The beautiful career of Léon Backes

Leon Backes (pronounced BACK-us) has the kind of career in real estate that would make a great movie. Imagine the oldest in a family of nine from a small town in Missouri traveling to Dallas in the late 1980s in a Panama Brown Volkswagen Rabbit with no air conditioning. Did I tell you it was summer?

“It must have been the start of global warming because we had 45 consecutive days of 100 degree weather,” he recalls. “It was so hot that I started running shorts and running shoes, and about every 30-45 minutes I was pulling off the freeway to take Gatorade. “

Backes had just completed a training program with Coldwell Banker (now CBRE) in Houston and moved to North Texas without the kind of relationships that would open doors for him. Instead, he came up with a clean slate and did it the hard way, an example of the entrepreneurial spirit that prevails in the region’s business community.

Forty years later, Backes still remembers the excitement he felt when he came to Dallas to break into commercial real estate. “I was going to come here and make my mark,” he said.

Backes and real estate and oil visionary Ray Hunt were recently inducted in 2021 into the North Texas Commercial Real Estate (NTCAR) Hall of Fame. Together, the duo have completed billions of projects.

Established in 1987 as a vehicle to boost the morale of members who were in what was considered a severe period of depression, the NTCAR Hall of Fame has hosted a long list of inductees, ranging from the late Trammell Crow to the late Gerald Hines. in 2020.

How it all began
The program was the vision of real estate veterans Robert Grunnah, Darrell Hurmis and Chris Teesdale, and has become an integral part of the local commercial real estate industry. It is also the only program in the United States that recognizes the pillars of the industry.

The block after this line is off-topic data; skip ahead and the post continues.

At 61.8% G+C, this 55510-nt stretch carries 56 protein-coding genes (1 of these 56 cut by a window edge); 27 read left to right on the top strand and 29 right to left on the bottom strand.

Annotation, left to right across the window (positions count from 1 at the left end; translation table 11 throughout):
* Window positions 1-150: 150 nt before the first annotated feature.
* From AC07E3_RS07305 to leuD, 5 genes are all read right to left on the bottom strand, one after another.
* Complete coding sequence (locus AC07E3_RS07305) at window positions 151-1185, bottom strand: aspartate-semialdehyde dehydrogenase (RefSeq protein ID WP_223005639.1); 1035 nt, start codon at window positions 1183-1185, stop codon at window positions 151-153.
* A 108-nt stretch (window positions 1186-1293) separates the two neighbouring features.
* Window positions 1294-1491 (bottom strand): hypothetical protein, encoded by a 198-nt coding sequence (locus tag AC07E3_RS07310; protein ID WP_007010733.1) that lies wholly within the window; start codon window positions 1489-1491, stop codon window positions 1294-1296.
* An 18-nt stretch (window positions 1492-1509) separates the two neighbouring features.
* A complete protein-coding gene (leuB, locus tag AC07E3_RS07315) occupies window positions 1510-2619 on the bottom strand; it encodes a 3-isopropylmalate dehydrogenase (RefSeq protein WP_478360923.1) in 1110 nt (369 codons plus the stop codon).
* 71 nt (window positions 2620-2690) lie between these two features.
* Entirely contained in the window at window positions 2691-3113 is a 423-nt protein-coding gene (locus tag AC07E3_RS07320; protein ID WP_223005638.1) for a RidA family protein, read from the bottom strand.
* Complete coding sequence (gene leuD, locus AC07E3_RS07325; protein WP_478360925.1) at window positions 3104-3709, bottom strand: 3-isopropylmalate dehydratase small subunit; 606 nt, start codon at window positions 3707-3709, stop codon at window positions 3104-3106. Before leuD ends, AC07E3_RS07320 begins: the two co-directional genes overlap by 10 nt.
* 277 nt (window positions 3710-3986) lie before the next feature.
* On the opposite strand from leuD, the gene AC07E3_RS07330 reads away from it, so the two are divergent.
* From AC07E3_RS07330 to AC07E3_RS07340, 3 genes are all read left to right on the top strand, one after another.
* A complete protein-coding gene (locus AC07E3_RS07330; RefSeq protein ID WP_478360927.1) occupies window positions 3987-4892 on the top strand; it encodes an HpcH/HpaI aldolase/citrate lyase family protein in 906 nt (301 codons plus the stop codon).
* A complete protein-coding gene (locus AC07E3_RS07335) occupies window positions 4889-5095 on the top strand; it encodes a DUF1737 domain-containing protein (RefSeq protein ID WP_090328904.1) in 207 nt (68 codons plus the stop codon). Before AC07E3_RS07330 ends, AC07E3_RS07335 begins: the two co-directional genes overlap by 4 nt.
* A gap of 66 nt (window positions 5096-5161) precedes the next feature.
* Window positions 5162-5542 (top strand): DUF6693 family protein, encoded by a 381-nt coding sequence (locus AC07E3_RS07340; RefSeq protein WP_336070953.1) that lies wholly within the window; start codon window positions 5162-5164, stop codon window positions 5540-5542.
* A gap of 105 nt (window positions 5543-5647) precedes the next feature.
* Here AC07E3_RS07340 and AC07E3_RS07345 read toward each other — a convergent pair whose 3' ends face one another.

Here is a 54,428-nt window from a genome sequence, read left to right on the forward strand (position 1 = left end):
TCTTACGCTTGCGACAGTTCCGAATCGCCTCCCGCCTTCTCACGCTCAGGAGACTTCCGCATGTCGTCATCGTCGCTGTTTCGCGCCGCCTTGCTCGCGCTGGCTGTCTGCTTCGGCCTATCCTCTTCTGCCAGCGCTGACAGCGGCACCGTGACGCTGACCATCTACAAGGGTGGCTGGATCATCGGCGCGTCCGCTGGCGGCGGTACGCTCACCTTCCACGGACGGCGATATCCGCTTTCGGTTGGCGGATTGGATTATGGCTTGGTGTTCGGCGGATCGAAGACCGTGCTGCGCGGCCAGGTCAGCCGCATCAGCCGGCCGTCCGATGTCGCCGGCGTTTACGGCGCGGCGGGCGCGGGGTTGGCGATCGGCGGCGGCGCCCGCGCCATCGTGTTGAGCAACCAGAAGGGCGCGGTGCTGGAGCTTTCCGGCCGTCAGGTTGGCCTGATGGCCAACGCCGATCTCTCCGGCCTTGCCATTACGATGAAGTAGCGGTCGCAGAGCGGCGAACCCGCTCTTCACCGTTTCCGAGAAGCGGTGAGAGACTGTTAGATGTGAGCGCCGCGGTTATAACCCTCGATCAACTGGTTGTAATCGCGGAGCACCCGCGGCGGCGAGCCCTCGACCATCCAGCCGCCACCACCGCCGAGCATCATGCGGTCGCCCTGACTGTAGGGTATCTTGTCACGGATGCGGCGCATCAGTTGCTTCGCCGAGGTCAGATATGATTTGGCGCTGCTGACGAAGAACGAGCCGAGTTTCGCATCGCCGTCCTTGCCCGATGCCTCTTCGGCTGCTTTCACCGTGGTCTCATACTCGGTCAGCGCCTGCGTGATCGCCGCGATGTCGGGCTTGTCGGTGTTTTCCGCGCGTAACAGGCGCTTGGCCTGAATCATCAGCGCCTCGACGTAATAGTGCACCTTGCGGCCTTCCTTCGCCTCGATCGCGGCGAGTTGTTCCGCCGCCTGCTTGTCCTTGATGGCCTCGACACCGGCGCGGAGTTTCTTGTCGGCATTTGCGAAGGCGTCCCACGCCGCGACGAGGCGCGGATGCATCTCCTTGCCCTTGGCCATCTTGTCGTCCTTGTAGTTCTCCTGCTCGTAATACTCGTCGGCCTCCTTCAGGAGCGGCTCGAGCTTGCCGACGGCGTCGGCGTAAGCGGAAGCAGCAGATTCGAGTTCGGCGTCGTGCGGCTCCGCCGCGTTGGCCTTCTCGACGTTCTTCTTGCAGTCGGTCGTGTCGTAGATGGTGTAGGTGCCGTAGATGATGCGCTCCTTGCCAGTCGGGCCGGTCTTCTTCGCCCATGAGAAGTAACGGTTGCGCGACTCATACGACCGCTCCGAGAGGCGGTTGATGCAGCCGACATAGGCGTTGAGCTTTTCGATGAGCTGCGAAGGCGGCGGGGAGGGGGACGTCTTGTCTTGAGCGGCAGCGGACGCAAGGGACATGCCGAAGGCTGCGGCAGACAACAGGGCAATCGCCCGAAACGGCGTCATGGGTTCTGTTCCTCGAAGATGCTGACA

In its 34th year, the case brought together an impressive group of North Texas business leaders, including Roger Staubach, Trevor Rees-Jones, Ka Cotter, Mike Berry and Jack Matthews, to name a few. -a.

Hosted at the Dallas Country Club, the evening also honored change agent Diane Butler, co-founder and former executive president and CEO of Butler Burgher Group, with the Michael F. McAuley Lifetime Achievement Award, named after her first recipient. Butler was the first woman to receive this prestigious honor, which was first unveiled in 2006. She wrote on LinkedIn that it was “the honor of my life to be included in this project with Ray Hunt. I’m sure Leon would agree !!

When Leon Backes built his house three years ago, an art studio was a must. The piece contains a custom easel nearly 10 feet high. Photography by Jill Broussard


If you saw Backes at home, having dinner with his family, he would probably be scratching up an idea for a new project with a sharpie and some paper.

An artist, he lives for the creative side of the business. As event co-chair Lynn Dowdle put it beautifully, “At the easel he paints in oils and compares his art to real estate, saying ‘the two are working together you have to come up with ideas for buildings, so they look great ”. Both have a keen eye and vision, a determination to execute, and one could imagine a tremendous sense of accomplishment when the artwork is completed.

Those who know Backes call him a Renaissance man, determined to succeed, a little late all the time, and full of big ideas. He grew up working at his father’s gas station, enrolled in college, gives back to those in need, and is a great problem solver, a skill he developed very early in his life. His son shared one of his father’s ‘crazy’ stories at the event about a young Backes who, as the oldest of nine children, wanted his own bedroom and built one as an attachment. at his parents’ house. He is always there.

“Leon’s track record of success and commercial real estate speaks for itself,” real estate attorney Kevin Cherry said as he introduced Backes at the event. “What sets Leon apart? According to my experience? The answer is, people love to work with him. He has an amazing nose for a deal. Having worked with him for almost 20 years, I would put it this way: People love working with Leon because if Leon says he’s going to do something, he’s going to do it. It’s that simple. “